2011 Hero: Kristyn Wong-Tam
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2011 Hero: Kristyn Wong-Tam

Nominated for: speaking her mind as part of the unofficial opposition at city council.

Torontoist is ending the year by naming our Heroes and Villains—the very best and very worst people, places, things, and ideas that have had an influence on the city over the past twelve months. From December 12–23, the candidates for Mightiest and Meanest—and new this year, a reader’s write-in option! From December 26–29 you’ll be able to vote for Toronto’s Superhero and Supervillain of the year, and we’ll reveal the results December 30.

If Rob Ford’s declining popularity as mayor has made him the Goliath of the year, Councillor Kristyn Wong-Tam (Ward 27, Toronto Centre-Rosedale) is 2011’s plucky David. Armed with little more than her courage and conviction, the rookie councillor—who won Kyle Rae’s former seat by fewer than 500 votes—has spent her first year slinging shots at the mayor while many others on council stayed silent.

In June, she criticized the decision to remove the Jarvis bike lanes—which run directly through her ward—that was made without consulting or notifying her. In August, she posted an open letter to Rob Ford after he shot down Toronto’s bid for the 2020 Olympic Games without consulting council. The games, however, were just the tip of the iceberg: Wong-Tam’s letter questioned the unilateral decision-making process at City Hall, as well as the “special privileges” Councillor Doug Ford (Ward 2, Etobicoke North) enjoys.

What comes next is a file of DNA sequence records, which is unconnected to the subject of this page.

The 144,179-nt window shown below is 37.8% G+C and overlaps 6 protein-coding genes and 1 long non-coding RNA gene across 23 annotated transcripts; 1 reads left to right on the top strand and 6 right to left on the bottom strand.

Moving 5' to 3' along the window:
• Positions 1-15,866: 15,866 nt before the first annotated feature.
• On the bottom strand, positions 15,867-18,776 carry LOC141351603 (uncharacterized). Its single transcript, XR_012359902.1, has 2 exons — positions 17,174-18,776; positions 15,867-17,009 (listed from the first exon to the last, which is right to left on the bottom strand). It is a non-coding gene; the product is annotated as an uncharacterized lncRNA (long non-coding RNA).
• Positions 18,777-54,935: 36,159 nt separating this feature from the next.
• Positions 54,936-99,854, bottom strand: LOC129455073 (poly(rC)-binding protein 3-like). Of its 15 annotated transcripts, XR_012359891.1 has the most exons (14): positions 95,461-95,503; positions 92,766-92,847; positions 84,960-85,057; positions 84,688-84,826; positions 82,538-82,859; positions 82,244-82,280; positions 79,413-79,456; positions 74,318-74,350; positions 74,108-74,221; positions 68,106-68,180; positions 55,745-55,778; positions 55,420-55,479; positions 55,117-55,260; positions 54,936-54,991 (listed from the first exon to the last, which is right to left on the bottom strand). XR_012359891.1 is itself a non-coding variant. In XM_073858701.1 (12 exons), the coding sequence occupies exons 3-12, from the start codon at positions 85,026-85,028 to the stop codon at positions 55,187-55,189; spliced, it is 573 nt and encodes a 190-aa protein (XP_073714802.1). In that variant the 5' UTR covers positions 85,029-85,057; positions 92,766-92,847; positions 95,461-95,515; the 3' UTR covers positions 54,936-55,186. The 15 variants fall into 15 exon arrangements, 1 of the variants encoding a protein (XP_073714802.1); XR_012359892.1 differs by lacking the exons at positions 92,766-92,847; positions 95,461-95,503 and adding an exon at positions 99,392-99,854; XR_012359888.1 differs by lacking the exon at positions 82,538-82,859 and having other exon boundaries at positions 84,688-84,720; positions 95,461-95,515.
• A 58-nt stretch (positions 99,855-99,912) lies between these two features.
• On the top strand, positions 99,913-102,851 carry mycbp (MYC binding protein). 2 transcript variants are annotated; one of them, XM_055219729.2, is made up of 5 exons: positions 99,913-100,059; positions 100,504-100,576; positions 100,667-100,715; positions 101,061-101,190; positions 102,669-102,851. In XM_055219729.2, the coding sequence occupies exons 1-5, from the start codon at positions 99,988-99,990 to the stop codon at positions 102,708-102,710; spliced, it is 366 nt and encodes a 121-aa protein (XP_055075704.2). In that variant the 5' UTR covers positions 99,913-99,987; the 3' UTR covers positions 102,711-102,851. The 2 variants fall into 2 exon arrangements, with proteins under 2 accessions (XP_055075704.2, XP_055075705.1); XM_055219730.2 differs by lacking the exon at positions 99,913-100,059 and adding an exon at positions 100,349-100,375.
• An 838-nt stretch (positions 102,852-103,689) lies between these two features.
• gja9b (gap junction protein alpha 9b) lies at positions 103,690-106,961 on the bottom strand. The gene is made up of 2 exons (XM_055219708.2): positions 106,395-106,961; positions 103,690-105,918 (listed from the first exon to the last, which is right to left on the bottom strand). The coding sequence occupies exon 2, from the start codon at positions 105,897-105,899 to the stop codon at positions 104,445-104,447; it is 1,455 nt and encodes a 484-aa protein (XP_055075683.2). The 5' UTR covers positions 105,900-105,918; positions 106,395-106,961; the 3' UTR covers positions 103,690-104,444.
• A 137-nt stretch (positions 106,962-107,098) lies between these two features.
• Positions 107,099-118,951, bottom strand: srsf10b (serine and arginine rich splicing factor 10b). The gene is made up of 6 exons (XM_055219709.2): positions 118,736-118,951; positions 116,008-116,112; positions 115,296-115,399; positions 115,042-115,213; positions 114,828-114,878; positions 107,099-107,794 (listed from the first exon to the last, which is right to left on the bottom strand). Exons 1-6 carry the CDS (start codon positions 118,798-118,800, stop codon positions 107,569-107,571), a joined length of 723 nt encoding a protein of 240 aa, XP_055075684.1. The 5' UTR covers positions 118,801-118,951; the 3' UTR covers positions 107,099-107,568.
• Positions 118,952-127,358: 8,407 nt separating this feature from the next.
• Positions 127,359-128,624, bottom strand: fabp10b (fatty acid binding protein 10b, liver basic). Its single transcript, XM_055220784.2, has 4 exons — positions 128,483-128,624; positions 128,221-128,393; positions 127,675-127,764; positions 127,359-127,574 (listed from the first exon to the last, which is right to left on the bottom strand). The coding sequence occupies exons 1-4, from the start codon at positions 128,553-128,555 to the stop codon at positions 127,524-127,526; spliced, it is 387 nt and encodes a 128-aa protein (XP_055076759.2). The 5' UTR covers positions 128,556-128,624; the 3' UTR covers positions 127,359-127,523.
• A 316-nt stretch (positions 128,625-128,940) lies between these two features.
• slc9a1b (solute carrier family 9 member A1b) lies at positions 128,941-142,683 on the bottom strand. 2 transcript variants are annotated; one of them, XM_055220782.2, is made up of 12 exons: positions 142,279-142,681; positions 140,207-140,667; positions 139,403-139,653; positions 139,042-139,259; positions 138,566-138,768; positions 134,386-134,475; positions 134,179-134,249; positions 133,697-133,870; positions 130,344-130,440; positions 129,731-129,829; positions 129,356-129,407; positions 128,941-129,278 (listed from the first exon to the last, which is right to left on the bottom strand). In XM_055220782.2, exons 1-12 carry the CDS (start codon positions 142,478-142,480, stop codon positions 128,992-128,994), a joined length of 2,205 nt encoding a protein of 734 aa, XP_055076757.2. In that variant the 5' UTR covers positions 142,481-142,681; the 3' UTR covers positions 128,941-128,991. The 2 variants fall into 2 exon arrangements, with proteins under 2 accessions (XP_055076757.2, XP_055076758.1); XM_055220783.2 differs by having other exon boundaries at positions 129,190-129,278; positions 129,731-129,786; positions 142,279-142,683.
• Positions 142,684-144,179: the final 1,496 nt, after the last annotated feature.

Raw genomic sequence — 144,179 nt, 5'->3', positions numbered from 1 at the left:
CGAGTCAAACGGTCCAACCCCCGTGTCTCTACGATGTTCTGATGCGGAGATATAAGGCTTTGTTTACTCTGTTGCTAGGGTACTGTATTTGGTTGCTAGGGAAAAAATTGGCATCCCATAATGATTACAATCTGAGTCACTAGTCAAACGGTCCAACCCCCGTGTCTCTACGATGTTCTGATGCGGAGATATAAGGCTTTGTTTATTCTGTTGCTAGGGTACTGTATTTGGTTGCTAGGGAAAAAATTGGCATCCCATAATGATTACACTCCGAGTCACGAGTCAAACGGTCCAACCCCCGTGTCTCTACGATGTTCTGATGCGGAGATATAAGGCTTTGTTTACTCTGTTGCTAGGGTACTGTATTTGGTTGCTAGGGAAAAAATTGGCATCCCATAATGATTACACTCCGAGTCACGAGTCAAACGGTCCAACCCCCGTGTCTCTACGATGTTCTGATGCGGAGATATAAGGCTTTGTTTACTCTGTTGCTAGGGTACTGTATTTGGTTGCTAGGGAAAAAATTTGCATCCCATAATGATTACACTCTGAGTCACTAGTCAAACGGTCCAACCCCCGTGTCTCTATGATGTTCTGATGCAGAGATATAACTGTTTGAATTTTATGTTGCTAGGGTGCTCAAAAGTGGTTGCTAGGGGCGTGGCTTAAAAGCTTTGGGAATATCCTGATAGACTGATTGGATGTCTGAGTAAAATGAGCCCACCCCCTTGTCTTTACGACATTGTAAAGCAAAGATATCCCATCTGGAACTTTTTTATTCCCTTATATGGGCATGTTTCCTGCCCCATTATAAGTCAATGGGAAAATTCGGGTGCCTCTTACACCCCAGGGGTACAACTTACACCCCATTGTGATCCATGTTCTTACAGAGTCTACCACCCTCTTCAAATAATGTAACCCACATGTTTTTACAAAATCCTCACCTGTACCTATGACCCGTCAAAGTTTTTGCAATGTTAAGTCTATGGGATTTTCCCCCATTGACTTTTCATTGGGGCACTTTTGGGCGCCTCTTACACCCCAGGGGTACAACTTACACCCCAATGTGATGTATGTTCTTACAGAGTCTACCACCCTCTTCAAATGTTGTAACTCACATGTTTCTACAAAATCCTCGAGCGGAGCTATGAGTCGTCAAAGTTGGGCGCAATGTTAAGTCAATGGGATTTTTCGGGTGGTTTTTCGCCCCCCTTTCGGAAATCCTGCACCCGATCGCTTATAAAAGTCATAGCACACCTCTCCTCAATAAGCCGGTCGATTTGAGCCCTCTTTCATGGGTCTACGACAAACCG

The mayor didn’t respond, but Wong-Tam had found a way of making her point heard amidst a council that had been tiptoeing around him for months. A little over a month later she was at it again, penning another open letter after the mayor kicked her and Councillor Janet Davis out of a Childcare Taskforce Meeting, despite the fact that both women are members of the Community Development Recreation Committee. While Ford didn’t technically break any rules, it’s a rather rich move from a mayor who campaigned on increasing government transparency. On Twitter, Wong-Tam called the decision what it was: “Unusual and rude.”

Some of Wong-Tam’s projects, including a proposal for a Bank of Toronto and a plan for the redevelopment of Yonge Street, haven’t received much support. But even Ford can’t stop her momentum on certain issues. In October, a bill Wong-Tam and fellow councillors John Parker and Glenn De Baeremaeker proposed to ban the sale of shark fins in Toronto passed with an overwhelming majority (Ford was one of the four who voted against it). She was also able to slip an amendment into Ford’s Graffiti Management Strategy that demanded strict retroactive billing for corporations that use graffiti in public spaces to market products.

While Wong-Tam works hard—and sleeps little—to represent her constituents, it’s her resolve to say what’s on her mind that sets her apart as a hero for Toronto. Since we’re stuck with a mayor who doesn’t like to listen, it’s now more important than ever to have someone speaking up often and loud enough that he has no other choice.